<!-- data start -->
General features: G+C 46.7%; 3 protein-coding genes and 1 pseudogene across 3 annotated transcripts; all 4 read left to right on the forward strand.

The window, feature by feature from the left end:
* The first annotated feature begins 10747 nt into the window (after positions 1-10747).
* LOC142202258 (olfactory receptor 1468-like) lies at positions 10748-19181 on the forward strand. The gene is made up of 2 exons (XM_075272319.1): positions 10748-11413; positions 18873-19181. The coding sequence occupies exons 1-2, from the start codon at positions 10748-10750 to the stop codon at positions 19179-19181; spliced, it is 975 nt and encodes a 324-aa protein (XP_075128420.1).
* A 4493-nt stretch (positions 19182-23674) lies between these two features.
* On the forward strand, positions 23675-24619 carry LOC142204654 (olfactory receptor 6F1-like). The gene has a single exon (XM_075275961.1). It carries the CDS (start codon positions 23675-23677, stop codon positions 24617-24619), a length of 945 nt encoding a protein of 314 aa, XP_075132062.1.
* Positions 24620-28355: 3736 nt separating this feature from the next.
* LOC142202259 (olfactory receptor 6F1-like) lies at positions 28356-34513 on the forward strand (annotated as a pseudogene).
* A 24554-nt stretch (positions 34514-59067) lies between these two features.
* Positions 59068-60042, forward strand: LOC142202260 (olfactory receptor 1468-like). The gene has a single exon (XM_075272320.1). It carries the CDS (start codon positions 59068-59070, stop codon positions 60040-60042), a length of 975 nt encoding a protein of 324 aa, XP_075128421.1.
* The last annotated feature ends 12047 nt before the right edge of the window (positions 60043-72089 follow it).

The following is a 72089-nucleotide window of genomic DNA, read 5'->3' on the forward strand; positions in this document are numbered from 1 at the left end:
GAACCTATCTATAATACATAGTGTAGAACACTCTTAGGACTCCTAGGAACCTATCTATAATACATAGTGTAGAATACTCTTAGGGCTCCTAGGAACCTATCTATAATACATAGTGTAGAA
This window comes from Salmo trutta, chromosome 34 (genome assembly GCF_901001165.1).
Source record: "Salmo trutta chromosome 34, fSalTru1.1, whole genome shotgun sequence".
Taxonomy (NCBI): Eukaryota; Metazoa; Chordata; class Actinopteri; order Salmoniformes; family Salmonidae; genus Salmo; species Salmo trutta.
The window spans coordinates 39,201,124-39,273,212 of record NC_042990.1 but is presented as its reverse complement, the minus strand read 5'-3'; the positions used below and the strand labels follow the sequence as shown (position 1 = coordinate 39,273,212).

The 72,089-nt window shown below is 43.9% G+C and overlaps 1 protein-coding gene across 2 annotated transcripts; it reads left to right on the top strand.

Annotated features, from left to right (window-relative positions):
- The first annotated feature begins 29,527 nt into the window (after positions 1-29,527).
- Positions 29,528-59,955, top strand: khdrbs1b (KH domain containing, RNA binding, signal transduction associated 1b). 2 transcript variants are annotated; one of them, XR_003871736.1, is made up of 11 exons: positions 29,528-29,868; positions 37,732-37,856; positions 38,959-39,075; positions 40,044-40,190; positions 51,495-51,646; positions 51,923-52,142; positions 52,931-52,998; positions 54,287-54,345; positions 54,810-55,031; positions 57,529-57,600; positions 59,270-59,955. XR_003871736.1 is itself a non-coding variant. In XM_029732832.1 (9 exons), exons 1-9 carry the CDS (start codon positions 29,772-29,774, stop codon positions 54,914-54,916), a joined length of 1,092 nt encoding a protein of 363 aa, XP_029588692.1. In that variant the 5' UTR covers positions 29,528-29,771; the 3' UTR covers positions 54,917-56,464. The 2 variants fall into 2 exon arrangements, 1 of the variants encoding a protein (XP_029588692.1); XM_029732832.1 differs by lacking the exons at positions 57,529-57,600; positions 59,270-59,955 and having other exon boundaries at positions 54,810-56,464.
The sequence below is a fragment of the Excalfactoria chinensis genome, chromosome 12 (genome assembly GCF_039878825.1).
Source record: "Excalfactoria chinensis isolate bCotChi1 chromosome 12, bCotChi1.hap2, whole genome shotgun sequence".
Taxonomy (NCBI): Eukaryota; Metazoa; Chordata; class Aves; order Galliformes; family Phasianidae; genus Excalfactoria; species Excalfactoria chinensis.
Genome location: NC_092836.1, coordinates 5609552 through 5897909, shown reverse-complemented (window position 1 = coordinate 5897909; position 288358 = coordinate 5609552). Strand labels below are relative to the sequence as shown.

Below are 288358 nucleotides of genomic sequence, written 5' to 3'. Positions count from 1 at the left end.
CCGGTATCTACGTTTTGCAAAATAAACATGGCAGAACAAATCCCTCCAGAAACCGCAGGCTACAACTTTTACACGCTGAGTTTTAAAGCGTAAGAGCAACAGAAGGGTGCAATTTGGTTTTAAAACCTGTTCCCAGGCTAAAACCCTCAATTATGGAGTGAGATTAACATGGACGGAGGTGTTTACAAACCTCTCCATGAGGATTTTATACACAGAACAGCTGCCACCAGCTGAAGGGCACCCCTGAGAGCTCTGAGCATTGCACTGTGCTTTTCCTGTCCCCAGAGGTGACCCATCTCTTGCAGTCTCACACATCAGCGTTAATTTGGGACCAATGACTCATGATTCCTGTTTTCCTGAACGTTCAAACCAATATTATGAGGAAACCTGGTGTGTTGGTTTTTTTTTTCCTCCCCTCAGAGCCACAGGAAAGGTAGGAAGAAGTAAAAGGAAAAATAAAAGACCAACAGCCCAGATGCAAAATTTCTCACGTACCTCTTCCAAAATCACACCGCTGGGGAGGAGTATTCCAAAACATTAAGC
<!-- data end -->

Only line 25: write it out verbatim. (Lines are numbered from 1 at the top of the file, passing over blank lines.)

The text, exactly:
Genome location: NC_092836.1, coordinates 5609552 through 5897909, shown reverse-complemented (window position 1 = coordinate 5897909; position 288358 = coordinate 5609552). Strand labels below are relative to the sequence as shown.